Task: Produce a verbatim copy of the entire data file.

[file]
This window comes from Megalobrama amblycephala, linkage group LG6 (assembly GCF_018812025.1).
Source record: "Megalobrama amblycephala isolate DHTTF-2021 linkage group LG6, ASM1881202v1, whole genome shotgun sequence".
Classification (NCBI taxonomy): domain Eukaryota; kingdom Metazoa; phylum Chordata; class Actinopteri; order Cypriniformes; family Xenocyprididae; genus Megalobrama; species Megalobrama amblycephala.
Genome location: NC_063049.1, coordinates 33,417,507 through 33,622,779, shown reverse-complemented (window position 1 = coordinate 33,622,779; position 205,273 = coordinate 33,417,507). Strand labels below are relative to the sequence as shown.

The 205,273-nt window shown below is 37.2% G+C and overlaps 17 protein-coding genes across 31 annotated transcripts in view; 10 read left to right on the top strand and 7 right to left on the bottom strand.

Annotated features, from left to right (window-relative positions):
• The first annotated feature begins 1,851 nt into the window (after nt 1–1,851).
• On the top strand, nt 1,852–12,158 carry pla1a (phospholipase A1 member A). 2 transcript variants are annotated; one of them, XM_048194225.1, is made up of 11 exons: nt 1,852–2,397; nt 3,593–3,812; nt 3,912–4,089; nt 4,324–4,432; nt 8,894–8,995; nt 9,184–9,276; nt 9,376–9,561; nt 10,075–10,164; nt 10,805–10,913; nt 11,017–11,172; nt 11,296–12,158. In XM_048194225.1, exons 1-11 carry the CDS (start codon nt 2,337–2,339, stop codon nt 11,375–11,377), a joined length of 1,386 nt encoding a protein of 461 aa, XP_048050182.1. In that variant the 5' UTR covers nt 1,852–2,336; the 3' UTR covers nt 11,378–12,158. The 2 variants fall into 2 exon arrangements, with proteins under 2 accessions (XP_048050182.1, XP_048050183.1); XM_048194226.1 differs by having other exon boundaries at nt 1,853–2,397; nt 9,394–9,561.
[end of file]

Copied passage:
This window comes from Megalobrama amblycephala, linkage group LG6 (assembly GCF_018812025.1).
Source record: "Megalobrama amblycephala isolate DHTTF-2021 linkage group LG6, ASM1881202v1, whole genome shotgun sequence".
Classification (NCBI taxonomy): domain Eukaryota; kingdom Metazoa; phylum Chordata; class Actinopteri; order Cypriniformes; family Xenocyprididae; genus Megalobrama; species Megalobrama amblycephala.
Genome location: NC_063049.1, coordinates 33,417,507 through 33,622,779, shown reverse-complemented (window position 1 = coordinate 33,622,779; position 205,273 = coordinate 33,417,507). Strand labels below are relative to the sequence as shown.

The 205,273-nt window shown below is 37.2% G+C and overlaps 17 protein-coding genes across 31 annotated transcripts in view; 10 read left to right on the top strand and 7 right to left on the bottom strand.

Annotated features, from left to right (window-relative positions):
• The first annotated feature begins 1,851 nt into the window (after nt 1–1,851).
• On the top strand, nt 1,852–12,158 carry pla1a (phospholipase A1 member A). 2 transcript variants are annotated; one of them, XM_048194225.1, is made up of 11 exons: nt 1,852–2,397; nt 3,593–3,812; nt 3,912–4,089; nt 4,324–4,432; nt 8,894–8,995; nt 9,184–9,276; nt 9,376–9,561; nt 10,075–10,164; nt 10,805–10,913; nt 11,017–11,172; nt 11,296–12,158. In XM_048194225.1, exons 1-11 carry the CDS (start codon nt 2,337–2,339, stop codon nt 11,375–11,377), a joined length of 1,386 nt encoding a protein of 461 aa, XP_048050182.1. In that variant the 5' UTR covers nt 1,852–2,336; the 3' UTR covers nt 11,378–12,158. The 2 variants fall into 2 exon arrangements, with proteins under 2 accessions (XP_048050182.1, XP_048050183.1); XM_048194226.1 differs by having other exon boundaries at nt 1,853–2,397; nt 9,394–9,561.